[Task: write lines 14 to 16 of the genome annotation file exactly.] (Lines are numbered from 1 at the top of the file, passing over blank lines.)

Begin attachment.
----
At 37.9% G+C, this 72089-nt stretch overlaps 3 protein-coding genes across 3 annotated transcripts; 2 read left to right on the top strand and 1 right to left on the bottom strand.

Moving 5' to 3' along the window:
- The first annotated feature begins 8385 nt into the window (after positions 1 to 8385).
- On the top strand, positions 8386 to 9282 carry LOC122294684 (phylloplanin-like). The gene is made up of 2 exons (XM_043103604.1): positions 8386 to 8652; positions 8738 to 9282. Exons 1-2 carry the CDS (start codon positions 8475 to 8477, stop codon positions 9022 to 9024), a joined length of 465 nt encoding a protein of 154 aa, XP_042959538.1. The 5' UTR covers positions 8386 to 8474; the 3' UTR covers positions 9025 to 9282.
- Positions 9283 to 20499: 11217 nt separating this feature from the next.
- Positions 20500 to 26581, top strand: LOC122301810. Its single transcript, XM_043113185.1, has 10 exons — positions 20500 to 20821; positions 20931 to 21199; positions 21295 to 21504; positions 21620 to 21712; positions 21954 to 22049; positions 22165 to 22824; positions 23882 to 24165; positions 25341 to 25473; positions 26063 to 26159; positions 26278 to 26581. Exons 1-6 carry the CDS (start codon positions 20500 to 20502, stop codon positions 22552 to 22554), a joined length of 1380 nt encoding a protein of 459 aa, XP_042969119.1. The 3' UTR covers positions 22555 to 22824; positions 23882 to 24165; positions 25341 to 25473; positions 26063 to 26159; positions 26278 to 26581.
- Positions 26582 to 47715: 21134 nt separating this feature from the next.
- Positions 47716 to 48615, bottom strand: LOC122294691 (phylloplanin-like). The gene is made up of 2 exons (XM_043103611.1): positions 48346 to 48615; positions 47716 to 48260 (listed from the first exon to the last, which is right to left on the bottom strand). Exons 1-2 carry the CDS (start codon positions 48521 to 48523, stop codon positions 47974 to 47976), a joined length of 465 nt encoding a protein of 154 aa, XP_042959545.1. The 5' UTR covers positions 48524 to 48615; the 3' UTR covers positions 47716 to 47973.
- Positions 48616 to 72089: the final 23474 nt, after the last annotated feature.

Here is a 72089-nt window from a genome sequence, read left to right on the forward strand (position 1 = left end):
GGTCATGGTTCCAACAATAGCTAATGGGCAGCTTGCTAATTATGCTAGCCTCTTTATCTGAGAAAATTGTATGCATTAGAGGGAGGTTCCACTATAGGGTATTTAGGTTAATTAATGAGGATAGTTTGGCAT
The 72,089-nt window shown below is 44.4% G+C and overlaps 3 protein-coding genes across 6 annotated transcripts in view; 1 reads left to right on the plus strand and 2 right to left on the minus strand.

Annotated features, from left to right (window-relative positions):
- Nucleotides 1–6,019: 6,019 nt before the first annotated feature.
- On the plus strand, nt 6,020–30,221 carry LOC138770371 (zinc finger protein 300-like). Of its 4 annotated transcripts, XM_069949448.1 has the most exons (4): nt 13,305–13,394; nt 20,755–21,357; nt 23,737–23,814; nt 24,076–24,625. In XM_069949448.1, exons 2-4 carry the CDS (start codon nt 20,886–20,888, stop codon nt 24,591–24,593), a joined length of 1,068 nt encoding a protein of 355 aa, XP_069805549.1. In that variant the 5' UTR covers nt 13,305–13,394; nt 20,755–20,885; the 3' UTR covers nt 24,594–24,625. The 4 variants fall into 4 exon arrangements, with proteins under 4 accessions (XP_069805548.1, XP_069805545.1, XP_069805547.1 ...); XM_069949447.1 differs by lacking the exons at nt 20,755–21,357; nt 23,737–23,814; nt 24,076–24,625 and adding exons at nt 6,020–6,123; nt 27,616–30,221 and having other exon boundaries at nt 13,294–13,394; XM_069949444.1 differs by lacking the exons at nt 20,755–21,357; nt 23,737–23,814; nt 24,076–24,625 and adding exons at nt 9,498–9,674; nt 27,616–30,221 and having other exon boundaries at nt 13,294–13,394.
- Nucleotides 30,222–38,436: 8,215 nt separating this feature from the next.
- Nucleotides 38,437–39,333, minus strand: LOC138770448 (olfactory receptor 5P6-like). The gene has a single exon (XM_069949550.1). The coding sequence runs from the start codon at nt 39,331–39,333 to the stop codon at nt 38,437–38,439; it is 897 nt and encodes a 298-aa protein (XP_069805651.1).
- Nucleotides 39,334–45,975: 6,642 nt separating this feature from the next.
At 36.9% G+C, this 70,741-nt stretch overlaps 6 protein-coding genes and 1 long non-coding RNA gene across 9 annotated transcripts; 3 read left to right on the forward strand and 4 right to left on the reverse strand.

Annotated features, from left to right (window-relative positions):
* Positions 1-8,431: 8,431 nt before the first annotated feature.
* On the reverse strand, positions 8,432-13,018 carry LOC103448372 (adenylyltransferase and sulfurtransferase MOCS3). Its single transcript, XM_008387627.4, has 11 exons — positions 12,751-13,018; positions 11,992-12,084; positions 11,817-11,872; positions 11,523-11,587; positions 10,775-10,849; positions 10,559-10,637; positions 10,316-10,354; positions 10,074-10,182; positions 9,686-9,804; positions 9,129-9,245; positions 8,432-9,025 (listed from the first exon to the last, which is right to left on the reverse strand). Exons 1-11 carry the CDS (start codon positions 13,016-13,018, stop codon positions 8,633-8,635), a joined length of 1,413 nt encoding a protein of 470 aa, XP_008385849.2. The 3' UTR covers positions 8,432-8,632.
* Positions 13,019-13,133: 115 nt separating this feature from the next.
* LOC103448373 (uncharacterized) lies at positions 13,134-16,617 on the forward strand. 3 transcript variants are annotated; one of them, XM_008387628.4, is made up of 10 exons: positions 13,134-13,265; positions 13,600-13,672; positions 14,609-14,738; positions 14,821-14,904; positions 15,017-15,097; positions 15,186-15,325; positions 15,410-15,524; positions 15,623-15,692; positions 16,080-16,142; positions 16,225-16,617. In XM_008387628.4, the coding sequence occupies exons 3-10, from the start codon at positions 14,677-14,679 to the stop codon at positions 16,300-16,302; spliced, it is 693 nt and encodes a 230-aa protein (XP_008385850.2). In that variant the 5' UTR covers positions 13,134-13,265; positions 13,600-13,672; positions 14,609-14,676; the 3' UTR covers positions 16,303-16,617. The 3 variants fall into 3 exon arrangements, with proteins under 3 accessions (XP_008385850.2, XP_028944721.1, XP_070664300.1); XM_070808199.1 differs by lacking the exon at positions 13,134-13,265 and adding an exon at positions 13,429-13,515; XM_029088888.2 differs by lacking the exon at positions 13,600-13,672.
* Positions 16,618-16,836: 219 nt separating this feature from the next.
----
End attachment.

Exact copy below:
- Nucleotides 1–6,019: 6,019 nt before the first annotated feature.
- On the plus strand, nt 6,020–30,221 carry LOC138770371 (zinc finger protein 300-like). Of its 4 annotated transcripts, XM_069949448.1 has the most exons (4): nt 13,305–13,394; nt 20,755–21,357; nt 23,737–23,814; nt 24,076–24,625. In XM_069949448.1, exons 2-4 carry the CDS (start codon nt 20,886–20,888, stop codon nt 24,591–24,593), a joined length of 1,068 nt encoding a protein of 355 aa, XP_069805549.1. In that variant the 5' UTR covers nt 13,305–13,394; nt 20,755–20,885; the 3' UTR covers nt 24,594–24,625. The 4 variants fall into 4 exon arrangements, with proteins under 4 accessions (XP_069805548.1, XP_069805545.1, XP_069805547.1 ...); XM_069949447.1 differs by lacking the exons at nt 20,755–21,357; nt 23,737–23,814; nt 24,076–24,625 and adding exons at nt 6,020–6,123; nt 27,616–30,221 and having other exon boundaries at nt 13,294–13,394; XM_069949444.1 differs by lacking the exons at nt 20,755–21,357; nt 23,737–23,814; nt 24,076–24,625 and adding exons at nt 9,498–9,674; nt 27,616–30,221 and having other exon boundaries at nt 13,294–13,394.
- Nucleotides 30,222–38,436: 8,215 nt separating this feature from the next.